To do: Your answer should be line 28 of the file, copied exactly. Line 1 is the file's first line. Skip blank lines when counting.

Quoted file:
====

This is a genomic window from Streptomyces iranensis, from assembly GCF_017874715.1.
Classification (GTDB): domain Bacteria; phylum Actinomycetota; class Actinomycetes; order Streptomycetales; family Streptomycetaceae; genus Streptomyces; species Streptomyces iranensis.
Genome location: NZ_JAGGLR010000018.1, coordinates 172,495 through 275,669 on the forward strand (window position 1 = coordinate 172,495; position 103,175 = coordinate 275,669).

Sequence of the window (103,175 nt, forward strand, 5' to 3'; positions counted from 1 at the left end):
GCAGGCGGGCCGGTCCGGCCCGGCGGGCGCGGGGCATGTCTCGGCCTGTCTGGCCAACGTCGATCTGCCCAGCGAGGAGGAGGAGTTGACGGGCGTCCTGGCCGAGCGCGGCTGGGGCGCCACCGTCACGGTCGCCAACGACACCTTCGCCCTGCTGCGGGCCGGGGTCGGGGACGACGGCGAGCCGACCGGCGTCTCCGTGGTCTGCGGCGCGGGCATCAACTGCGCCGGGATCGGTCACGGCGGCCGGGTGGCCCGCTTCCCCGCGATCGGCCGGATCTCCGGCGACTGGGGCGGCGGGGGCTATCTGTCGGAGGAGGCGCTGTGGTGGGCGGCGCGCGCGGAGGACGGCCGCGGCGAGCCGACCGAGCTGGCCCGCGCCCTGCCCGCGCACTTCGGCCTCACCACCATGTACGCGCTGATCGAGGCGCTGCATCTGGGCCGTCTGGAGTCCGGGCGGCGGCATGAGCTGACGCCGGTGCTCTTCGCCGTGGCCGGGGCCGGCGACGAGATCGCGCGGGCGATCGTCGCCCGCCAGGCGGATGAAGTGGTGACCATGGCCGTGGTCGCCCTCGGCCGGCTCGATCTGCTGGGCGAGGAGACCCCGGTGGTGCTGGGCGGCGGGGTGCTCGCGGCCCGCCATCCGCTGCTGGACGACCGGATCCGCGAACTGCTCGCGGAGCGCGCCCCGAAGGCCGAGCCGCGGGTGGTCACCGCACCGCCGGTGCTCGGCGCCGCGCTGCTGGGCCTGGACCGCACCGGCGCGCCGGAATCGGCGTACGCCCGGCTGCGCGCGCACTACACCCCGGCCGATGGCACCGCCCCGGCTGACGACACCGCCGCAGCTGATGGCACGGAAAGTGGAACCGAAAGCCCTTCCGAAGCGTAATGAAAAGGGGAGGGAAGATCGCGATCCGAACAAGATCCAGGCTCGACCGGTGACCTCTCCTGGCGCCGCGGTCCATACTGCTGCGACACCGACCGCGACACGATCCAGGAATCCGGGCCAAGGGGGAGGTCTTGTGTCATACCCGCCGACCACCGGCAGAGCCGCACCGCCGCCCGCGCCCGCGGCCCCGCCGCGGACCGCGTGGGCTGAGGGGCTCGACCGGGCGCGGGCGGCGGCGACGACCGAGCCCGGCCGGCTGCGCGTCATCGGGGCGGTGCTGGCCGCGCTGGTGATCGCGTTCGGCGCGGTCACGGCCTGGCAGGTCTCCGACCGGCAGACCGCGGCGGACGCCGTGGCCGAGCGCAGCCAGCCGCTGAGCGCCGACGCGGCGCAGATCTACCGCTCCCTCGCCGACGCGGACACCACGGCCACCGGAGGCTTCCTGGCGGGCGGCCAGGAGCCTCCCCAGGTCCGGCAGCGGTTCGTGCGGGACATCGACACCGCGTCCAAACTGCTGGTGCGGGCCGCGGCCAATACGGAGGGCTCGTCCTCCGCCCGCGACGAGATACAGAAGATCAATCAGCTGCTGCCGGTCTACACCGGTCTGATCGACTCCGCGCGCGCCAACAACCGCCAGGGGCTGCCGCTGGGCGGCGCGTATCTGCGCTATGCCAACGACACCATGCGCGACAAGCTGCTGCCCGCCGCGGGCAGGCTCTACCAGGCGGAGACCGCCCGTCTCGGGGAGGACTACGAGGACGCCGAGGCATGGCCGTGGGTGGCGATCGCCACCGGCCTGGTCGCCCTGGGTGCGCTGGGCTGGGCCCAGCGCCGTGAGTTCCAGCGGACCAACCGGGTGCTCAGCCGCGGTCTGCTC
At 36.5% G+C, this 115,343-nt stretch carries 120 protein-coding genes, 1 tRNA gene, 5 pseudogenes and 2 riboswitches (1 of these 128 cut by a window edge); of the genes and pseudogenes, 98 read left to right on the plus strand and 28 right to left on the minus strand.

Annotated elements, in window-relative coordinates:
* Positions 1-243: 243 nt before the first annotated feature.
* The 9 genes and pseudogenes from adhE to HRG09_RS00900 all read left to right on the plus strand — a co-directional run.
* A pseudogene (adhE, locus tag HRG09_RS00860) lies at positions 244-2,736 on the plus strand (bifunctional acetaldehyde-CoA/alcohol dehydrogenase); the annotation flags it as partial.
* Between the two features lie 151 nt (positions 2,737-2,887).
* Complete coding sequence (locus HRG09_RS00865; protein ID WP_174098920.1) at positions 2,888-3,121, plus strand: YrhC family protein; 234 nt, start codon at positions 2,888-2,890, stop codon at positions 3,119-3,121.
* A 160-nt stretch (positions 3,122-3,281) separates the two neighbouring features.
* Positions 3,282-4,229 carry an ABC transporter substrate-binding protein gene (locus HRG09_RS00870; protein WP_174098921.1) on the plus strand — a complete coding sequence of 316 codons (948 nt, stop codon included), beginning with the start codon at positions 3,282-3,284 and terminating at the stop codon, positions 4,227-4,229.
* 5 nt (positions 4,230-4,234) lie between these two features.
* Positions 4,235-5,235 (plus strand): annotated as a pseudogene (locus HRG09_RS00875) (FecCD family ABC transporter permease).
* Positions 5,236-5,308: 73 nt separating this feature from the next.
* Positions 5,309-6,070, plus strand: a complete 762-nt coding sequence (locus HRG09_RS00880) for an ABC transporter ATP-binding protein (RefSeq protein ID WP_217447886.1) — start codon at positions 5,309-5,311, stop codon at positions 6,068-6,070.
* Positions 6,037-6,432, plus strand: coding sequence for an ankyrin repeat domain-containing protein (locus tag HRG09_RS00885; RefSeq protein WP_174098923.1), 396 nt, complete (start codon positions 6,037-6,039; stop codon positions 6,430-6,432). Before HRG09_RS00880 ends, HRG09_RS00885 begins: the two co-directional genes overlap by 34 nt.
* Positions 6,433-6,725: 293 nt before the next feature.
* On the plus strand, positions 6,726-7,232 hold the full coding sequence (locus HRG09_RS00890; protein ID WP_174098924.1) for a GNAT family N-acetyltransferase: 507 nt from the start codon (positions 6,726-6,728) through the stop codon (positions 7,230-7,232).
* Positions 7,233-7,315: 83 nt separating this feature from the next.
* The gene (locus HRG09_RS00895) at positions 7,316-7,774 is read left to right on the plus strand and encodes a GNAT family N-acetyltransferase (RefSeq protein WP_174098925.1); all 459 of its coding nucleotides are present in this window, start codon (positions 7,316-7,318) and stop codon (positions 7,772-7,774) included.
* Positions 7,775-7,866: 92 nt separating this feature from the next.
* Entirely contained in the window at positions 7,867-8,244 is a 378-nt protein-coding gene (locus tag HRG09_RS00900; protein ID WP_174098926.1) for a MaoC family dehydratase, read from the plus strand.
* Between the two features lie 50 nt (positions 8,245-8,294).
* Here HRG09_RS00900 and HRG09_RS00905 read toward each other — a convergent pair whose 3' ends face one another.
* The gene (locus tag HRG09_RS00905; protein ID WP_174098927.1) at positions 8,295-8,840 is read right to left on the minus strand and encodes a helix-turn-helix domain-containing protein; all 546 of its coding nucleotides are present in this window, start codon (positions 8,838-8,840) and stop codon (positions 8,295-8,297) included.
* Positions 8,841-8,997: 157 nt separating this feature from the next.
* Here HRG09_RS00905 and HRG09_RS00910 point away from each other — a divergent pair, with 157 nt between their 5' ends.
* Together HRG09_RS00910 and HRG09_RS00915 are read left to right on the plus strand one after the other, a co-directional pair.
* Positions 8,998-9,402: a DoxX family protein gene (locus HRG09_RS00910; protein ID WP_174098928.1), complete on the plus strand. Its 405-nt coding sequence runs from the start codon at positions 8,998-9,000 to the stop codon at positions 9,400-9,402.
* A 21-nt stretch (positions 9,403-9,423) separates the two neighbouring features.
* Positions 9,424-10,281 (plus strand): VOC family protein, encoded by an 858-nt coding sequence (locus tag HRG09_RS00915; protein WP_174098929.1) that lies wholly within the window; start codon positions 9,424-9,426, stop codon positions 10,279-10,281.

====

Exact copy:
* The gene (locus tag HRG09_RS00905; protein ID WP_174098927.1) at positions 8,295-8,840 is read right to left on the minus strand and encodes a helix-turn-helix domain-containing protein; all 546 of its coding nucleotides are present in this window, start codon (positions 8,838-8,840) and stop codon (positions 8,295-8,297) included.